Do you know LA’s Cool School?
A new show brings together Ed Ruscha and others to look at how LA artists approached painting in the '60s
With its movie business, car culture and bourgeoning music scene, Los Angeles in the late 1950s and early 1960s should have been the ideal environment for Pop art to take hold. And, indeed, on 9 July 1962 LA’s Ferus gallery hosted Andy Warhol’s first true solo exhibition as a Pop artist, debuting his soup cans.
However, Ferus’s role in the West Coast art scene is bigger and more substantial than a simple Campbell’s can. Founded by the West Coast sculptor Ed Kienholz and local impresario Walter Hopps, and furnished initially using leftover booths from an amateur art fair, Ferus helped introduce a generation of LA artists to Pop, abstract expresssionism and plenty more besides. A new exhibition opening tomorrow at the New Britain Musuem of American Art in Connecticut, focusses on a style of painting that arose in LA during the late 1950s and early 1960s, thanks in part to Ferus.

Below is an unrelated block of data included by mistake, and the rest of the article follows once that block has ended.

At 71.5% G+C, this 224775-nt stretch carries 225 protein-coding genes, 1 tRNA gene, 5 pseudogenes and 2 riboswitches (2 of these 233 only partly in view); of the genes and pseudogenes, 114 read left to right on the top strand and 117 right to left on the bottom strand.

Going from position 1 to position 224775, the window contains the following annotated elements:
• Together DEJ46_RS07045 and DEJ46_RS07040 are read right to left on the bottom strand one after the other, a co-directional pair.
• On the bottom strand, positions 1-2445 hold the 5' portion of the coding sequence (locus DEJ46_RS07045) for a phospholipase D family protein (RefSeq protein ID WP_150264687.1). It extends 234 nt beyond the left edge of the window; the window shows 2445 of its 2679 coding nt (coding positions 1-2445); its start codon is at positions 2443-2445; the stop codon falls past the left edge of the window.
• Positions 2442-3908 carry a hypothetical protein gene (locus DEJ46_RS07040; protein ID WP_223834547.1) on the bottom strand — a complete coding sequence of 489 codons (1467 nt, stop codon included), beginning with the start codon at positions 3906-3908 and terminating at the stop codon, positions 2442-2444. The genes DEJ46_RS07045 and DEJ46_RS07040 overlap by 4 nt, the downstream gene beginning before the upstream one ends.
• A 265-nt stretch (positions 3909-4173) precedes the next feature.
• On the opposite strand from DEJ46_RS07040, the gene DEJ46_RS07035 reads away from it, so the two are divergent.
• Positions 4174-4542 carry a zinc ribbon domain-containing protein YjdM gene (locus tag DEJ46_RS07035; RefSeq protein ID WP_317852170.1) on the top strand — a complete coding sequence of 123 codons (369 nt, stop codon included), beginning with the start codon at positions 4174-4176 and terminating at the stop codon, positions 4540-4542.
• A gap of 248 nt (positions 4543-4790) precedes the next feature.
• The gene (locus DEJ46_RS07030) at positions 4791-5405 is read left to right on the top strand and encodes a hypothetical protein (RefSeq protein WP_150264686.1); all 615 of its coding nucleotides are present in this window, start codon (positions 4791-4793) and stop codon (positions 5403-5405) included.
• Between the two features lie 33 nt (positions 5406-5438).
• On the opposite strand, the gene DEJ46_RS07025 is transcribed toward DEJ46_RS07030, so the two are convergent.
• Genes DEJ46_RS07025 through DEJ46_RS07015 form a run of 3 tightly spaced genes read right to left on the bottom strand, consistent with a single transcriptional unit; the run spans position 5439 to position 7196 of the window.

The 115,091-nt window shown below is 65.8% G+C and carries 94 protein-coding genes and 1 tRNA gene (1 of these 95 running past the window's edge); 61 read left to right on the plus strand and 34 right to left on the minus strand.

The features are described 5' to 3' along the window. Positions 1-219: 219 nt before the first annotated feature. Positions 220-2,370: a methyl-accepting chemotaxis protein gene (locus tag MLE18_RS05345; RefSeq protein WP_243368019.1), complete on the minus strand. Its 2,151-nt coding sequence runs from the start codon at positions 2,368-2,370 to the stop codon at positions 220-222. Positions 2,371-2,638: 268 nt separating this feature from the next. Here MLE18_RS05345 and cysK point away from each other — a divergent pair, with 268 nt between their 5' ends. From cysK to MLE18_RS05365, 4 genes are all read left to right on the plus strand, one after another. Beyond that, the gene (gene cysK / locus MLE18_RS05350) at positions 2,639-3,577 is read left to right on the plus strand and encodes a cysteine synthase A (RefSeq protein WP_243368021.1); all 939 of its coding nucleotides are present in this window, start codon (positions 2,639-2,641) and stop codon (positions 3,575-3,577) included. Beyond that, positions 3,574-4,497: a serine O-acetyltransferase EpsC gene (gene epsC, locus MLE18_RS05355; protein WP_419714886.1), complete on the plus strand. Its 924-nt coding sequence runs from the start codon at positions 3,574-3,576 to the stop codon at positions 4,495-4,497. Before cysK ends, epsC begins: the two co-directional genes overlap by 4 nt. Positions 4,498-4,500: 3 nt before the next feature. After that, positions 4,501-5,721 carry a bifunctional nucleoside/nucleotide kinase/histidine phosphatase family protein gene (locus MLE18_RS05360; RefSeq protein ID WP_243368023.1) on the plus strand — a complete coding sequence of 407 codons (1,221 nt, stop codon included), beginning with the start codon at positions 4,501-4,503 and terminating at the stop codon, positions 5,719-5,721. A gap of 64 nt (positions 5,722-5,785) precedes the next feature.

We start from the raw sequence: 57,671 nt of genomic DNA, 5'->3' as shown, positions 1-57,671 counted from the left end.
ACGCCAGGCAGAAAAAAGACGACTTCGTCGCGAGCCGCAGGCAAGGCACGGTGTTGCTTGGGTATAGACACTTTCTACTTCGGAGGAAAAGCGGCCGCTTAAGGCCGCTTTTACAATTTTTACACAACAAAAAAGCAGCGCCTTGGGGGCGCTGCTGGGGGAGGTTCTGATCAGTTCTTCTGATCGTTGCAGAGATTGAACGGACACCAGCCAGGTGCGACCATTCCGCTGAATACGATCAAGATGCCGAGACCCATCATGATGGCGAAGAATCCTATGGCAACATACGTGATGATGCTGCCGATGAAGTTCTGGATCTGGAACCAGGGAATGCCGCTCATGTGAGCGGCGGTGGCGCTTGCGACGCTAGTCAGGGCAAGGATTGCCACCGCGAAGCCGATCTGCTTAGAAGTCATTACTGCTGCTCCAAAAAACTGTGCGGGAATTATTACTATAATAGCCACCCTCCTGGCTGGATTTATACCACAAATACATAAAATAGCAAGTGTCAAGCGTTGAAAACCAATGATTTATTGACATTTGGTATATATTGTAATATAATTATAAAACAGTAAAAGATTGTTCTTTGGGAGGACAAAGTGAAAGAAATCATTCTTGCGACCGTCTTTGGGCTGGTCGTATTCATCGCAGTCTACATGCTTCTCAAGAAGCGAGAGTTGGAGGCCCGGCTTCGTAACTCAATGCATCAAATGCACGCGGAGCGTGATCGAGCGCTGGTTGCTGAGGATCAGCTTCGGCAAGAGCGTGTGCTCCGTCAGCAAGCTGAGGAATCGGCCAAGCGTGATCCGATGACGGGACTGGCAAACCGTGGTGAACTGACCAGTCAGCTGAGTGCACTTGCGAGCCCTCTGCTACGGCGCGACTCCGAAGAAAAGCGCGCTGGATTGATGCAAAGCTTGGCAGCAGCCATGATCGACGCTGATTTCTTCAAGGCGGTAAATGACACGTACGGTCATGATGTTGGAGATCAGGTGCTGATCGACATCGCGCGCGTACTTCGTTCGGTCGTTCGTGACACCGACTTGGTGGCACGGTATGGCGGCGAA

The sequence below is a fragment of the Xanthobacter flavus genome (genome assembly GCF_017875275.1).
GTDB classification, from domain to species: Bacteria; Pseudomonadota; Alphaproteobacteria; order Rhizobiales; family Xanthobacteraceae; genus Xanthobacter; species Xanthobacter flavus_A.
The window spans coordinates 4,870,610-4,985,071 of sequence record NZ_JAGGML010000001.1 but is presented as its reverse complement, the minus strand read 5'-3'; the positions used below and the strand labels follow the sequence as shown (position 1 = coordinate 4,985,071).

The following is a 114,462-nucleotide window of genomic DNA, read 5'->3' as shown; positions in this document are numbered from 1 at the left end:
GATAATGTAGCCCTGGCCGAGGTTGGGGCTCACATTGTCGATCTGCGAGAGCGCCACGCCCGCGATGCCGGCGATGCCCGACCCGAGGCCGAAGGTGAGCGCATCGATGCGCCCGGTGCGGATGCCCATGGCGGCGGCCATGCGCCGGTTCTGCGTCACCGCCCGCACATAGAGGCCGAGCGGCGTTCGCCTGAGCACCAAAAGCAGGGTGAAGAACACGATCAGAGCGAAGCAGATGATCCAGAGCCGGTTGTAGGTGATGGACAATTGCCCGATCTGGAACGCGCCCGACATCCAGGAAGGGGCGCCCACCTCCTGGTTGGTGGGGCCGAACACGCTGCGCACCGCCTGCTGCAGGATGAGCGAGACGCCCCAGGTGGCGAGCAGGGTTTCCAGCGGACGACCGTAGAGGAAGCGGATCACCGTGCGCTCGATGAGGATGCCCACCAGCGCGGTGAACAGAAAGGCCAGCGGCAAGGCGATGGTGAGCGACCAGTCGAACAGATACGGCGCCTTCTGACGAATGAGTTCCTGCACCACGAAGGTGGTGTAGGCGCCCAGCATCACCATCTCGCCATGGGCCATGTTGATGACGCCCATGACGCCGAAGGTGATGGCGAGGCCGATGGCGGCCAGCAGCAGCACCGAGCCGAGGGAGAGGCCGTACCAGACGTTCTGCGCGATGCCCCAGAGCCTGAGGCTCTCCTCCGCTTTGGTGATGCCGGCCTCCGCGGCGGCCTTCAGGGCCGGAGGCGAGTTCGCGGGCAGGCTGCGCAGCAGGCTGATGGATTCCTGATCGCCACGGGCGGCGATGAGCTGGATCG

California Dreaming: Ed Moses, Billy Al Bengston & Ed Ruscha examines the LA Cool School, a mid-century style that combined both Pop and abstract expressionist influences alongside some homemade ingredients.
All three had their debut exhibitions at Ferus and all three developed distinctive, West Coast styles that, while not being wholly and simply Pop, certainly owed a great deal to the newness and flashiness of LA. Bengston worked custom-car and motorcycle painting techniques into his work, as well as hippy-ish flowers and mandalas; Moses lived in New York during the late 1950s, befriending Mark Rothko and Agnes Martin, yet his long-standing Buddhist beliefs marked him out as a Pacific coast native; while Ed Ruscha’s word paintings are surely the product of a place famed for its roadside billboards and Hollywood sign.
Today Ruscha is world famous, commonly described as a Pop artist, while his contemporaries in the Cool School are often overlooked in favour of other, more popular west coast movements, such as Light and Space.
Perhaps this new show will remind gallery goers that, when the sixties hit, not everyone popped in quite the same way. For more on Ed Ruscha take a look at these books; for more on art history’s movements, get Art in Time and for Agnes Martin there's no better book than this one by Pace Gallery founder Arne Glimcher.